Abstract

Temporal variations in CO2 stream composition and mass flow rates may occur in a CO2 transport network, as well as further downstream when CO2 streams of different compositions and temporally variable mass flow rates are fed in. To assess the potential impacts of such variations on CO2 transport, injection, and storage, their characteristics must be known. We investigated variation characteristics in a scenario of a regional CO2 emitter cluster of seven fossil-fired power plants and four industrial plants that feed captured CO2 streams into a pipeline network. Variations of CO2 stream composition and mass flow rates in the pipelines were simulated using a network analysis tool. In addition, the potential effects of changes in the energy mix on resulting mass flow rates and CO2 stream compositions were investigated for two energy mix scenarios that consider higher shares of renewable energy sources or a replacement of lignite by hard coal and natural gas. While resulting maximum mass flow rates in the trunk line were similar in all considered scenarios, minimum flow rates and pipeline capacity utilisation differed substantially between them. Variations in CO2 stream composition followed the power plants’ operational load patterns resulting e.g., in stronger composition variations in case of higher renewable energy production.

Temporal variations in CO2 stream composition and mass flow rates may occur in a CO2 transport network, as well as further downstream when CO2 streams of different compositions and temporally variable mass flow rates are fed in. To assess the potential impacts of such variations on CO2 transport, injection, and storage, their characteristics must be known. We investigated variation characteristics in a scenario of a regional CO2 emitter cluster of seven fossil-fired power plants and four industrial plants that feed captured CO2 streams into a pipeline network. Variations of CO2 stream composition and mass flow rates in the pipelines were simulated using a network analysis tool. In addition, the potential effects of changes in the energy mix on resulting mass flow rates and CO2 stream compositions were investigated for two energy mix scenarios that consider higher shares of renewable energy sources or a replacement of lignite by hard coal and natural gas. While resulting maximum mass flow rates in the trunk line were similar in all considered scenarios, minimum flow rates and pipeline capacity utilisation differed substantially between them. Variations in CO2 stream composition followed the power plants’ operational load patterns resulting e.g., in stronger composition variations in case of higher renewable energy production.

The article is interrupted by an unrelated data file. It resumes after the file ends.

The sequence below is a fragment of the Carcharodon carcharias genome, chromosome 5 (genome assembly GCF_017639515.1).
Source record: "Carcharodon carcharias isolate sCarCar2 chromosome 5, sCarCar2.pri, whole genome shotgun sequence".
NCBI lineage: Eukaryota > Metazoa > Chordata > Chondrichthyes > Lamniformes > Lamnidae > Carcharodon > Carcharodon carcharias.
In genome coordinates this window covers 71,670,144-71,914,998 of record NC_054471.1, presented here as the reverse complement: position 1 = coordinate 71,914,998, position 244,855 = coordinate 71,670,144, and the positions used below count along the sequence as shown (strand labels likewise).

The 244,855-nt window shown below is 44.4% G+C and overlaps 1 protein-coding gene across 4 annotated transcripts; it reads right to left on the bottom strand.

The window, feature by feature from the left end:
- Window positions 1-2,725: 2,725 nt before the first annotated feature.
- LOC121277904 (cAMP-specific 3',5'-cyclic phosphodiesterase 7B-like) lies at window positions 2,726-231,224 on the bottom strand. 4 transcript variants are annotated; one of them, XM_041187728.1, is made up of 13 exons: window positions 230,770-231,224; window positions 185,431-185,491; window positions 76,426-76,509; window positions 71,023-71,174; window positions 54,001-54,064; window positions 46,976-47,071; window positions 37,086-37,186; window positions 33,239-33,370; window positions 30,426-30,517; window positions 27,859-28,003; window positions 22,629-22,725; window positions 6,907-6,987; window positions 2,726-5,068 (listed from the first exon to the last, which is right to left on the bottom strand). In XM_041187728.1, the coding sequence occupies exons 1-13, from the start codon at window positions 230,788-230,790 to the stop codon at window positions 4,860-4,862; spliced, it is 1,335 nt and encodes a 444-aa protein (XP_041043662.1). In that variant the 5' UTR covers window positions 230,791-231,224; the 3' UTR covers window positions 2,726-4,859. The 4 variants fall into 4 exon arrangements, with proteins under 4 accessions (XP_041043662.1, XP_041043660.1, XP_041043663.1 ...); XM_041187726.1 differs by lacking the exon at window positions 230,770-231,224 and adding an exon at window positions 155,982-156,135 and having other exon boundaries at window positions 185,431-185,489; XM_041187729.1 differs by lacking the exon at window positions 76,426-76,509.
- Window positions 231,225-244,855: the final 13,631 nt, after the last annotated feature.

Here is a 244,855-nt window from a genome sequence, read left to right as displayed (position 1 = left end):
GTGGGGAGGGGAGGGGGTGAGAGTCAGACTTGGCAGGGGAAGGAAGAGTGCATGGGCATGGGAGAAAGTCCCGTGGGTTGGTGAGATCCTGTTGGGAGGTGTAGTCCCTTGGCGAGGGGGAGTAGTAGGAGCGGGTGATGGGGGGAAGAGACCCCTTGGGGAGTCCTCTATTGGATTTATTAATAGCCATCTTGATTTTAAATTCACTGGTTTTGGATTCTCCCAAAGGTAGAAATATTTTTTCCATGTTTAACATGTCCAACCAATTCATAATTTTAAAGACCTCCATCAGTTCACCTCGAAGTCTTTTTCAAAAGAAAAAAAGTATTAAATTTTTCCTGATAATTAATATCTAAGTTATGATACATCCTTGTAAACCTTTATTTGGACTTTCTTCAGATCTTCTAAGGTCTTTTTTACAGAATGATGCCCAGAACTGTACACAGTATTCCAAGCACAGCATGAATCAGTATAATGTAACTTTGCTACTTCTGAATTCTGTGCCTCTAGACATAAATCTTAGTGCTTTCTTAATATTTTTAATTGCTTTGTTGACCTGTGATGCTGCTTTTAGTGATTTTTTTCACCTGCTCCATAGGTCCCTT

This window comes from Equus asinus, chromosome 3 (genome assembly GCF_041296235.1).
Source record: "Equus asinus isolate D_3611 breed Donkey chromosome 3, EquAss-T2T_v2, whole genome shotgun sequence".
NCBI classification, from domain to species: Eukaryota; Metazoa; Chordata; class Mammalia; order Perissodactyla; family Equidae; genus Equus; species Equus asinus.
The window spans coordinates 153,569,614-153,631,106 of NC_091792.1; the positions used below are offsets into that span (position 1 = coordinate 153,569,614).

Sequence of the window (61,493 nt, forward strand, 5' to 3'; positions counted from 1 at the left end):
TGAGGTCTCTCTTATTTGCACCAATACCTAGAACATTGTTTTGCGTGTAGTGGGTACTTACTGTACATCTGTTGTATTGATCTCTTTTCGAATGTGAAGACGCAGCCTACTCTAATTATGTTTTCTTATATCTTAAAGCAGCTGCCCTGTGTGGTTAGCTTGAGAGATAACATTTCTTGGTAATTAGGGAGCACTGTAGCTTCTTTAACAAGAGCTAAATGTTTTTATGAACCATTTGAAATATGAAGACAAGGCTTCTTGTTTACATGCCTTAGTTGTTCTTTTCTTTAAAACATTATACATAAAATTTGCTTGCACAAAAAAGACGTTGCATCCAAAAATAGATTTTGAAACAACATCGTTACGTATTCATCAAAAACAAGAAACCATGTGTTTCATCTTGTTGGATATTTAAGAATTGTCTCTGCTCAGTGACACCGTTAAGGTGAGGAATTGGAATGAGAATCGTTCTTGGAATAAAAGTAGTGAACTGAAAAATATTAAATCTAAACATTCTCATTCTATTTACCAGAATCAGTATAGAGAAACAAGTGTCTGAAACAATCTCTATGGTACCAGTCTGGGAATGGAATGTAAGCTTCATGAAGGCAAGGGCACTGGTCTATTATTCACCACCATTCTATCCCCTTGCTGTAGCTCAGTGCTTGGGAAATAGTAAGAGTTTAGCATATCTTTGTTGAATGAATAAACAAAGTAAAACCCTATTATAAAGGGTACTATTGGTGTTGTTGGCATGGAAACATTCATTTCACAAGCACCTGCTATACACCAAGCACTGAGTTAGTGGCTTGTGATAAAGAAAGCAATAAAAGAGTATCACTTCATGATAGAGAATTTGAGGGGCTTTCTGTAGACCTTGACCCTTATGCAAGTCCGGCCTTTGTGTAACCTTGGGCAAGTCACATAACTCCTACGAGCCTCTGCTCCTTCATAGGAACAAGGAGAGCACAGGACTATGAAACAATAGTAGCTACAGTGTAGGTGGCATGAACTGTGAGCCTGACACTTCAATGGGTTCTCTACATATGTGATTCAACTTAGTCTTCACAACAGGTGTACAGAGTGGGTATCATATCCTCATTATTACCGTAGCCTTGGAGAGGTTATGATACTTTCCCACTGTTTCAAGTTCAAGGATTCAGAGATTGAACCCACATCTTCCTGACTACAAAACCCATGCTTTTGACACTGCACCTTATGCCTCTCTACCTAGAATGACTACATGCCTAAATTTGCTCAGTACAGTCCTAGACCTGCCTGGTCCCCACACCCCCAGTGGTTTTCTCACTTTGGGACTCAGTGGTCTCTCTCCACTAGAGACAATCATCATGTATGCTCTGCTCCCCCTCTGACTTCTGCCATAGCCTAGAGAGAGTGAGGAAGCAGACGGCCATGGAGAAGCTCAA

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The different versions of the original document can be found in:

http://hdl.handle.net/11420/7412 under the license cc-by
https://doaj.org/toc/2227-9717
https://www.mdpi.com/2227-9717/8/9/1188/pdf,
https://tore.tuhh.de/handle/11420/7412,
https://www.scilit.net/article/fe5d4724c4d9cc44eac55dfaee830fc9,
https://academic.microsoft.com/#/detail/3087120948
http://dx.doi.org/10.3390/pr8091188
under the license https://creativecommons.org/licenses/by/4.0/


DOIS: 10.3390/pr8091188 10.15480/882.2936

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Published on 01/01/2020

Volume 2020, 2020
DOI: 10.3390/pr8091188
Licence: Other

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